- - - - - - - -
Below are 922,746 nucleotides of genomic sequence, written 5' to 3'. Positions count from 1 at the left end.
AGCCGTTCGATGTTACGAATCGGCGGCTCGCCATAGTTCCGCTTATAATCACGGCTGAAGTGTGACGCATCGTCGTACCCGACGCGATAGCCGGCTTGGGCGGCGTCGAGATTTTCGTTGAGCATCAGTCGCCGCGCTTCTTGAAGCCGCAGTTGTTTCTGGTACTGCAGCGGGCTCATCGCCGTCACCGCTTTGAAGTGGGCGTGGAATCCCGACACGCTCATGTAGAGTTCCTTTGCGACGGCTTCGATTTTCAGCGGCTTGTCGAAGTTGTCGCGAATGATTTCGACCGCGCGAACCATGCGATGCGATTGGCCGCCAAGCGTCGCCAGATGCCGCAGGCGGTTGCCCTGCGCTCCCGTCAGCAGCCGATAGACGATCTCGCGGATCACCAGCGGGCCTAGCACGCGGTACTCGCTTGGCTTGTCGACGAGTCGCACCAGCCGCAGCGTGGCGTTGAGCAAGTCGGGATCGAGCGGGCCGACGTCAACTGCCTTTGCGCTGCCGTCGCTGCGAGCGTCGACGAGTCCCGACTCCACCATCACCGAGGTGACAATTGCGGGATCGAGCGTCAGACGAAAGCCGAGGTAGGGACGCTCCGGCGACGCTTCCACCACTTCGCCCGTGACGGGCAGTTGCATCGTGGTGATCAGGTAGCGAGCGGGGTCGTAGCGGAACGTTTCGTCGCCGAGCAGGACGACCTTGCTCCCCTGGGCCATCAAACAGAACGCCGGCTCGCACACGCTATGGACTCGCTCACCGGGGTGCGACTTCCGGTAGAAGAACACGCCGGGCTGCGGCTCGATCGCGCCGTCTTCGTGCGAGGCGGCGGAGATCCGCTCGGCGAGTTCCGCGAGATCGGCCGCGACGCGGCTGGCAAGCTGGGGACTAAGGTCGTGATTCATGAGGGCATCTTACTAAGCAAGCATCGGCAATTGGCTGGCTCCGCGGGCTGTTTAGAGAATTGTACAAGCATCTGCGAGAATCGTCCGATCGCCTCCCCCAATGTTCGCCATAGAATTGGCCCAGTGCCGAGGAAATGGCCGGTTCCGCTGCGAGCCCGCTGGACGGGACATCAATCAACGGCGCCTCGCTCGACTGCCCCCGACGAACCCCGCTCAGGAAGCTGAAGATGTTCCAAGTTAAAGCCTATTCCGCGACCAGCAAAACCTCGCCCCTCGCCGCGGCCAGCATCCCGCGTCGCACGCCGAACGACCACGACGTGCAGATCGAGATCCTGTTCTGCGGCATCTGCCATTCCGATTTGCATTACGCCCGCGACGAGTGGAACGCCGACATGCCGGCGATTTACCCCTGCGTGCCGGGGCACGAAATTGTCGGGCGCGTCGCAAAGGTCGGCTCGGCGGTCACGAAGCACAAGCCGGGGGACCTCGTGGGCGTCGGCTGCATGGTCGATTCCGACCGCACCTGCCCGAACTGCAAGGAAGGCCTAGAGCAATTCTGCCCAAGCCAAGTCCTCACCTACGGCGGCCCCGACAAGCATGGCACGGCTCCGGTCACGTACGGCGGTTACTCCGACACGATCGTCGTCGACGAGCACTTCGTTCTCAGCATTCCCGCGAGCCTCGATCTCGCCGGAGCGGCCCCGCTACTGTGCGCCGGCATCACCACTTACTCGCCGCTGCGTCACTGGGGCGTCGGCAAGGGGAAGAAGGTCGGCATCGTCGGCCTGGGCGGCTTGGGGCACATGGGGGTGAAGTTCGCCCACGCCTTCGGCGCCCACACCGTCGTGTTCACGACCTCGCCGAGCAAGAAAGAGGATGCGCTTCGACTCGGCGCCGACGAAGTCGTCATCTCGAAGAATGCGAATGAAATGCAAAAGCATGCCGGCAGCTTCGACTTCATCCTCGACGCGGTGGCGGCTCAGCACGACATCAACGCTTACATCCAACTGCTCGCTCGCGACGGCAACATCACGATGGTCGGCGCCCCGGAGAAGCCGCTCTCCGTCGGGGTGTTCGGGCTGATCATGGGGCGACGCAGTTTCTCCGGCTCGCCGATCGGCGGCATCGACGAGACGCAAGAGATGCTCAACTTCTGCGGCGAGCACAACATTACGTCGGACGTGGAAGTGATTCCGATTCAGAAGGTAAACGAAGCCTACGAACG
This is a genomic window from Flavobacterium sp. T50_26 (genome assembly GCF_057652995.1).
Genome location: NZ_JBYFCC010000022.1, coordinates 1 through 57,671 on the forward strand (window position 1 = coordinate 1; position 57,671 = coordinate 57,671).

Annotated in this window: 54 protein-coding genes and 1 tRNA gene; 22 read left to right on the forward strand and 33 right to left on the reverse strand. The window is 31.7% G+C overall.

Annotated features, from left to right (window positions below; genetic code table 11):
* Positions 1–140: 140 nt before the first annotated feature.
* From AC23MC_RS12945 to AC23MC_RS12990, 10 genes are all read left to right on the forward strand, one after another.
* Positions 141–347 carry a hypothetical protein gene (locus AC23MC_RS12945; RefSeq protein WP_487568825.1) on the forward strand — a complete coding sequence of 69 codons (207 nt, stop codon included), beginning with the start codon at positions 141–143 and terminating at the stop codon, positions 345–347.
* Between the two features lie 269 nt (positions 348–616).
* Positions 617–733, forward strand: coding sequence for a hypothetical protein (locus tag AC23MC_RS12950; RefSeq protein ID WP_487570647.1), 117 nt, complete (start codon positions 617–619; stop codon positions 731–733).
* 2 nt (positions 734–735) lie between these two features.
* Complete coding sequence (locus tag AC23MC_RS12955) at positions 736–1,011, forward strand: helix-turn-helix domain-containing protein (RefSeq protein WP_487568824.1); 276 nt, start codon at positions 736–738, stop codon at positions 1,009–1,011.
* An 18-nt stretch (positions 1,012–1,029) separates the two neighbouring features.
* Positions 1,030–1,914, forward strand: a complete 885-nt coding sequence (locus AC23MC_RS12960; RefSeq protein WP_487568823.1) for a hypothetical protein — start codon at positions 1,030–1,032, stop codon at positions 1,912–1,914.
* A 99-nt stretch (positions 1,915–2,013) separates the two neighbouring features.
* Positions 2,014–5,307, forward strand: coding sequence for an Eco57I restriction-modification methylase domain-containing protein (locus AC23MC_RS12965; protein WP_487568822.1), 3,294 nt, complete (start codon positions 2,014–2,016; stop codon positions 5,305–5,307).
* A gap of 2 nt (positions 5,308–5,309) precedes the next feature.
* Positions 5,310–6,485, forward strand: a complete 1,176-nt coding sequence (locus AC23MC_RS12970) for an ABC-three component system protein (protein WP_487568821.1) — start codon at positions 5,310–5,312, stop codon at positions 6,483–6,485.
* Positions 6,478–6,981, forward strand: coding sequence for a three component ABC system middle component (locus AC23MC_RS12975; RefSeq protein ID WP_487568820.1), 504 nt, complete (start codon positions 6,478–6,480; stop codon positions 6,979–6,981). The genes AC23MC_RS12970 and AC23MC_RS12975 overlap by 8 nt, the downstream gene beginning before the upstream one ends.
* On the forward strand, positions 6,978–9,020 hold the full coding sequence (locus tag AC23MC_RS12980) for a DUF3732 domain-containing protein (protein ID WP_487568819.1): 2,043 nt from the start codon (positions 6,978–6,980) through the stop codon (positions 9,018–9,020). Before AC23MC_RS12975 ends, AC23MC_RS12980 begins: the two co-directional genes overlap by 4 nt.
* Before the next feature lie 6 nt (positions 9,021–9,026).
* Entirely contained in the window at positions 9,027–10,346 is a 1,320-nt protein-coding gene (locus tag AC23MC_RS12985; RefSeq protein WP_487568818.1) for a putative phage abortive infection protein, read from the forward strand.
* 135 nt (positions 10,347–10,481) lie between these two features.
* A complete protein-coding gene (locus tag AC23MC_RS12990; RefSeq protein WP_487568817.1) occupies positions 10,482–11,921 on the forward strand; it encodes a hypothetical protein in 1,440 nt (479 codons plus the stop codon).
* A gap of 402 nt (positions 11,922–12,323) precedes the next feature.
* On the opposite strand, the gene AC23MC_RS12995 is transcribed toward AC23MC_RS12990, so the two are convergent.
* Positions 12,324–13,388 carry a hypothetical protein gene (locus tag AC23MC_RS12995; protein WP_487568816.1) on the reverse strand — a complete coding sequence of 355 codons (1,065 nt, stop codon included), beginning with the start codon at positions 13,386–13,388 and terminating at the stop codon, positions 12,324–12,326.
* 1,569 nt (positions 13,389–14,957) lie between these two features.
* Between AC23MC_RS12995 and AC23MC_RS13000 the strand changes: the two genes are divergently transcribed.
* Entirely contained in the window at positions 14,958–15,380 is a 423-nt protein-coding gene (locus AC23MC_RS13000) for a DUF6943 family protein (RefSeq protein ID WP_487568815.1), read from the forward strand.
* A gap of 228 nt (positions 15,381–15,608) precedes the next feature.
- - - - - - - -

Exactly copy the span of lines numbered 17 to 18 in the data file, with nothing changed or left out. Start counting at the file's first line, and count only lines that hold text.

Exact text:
* Positions 2,014–5,307, forward strand: coding sequence for an Eco57I restriction-modification methylase domain-containing protein (locus AC23MC_RS12965; protein WP_487568822.1), 3,294 nt, complete (start codon positions 2,014–2,016; stop codon positions 5,305–5,307).
* A gap of 2 nt (positions 5,308–5,309) precedes the next feature.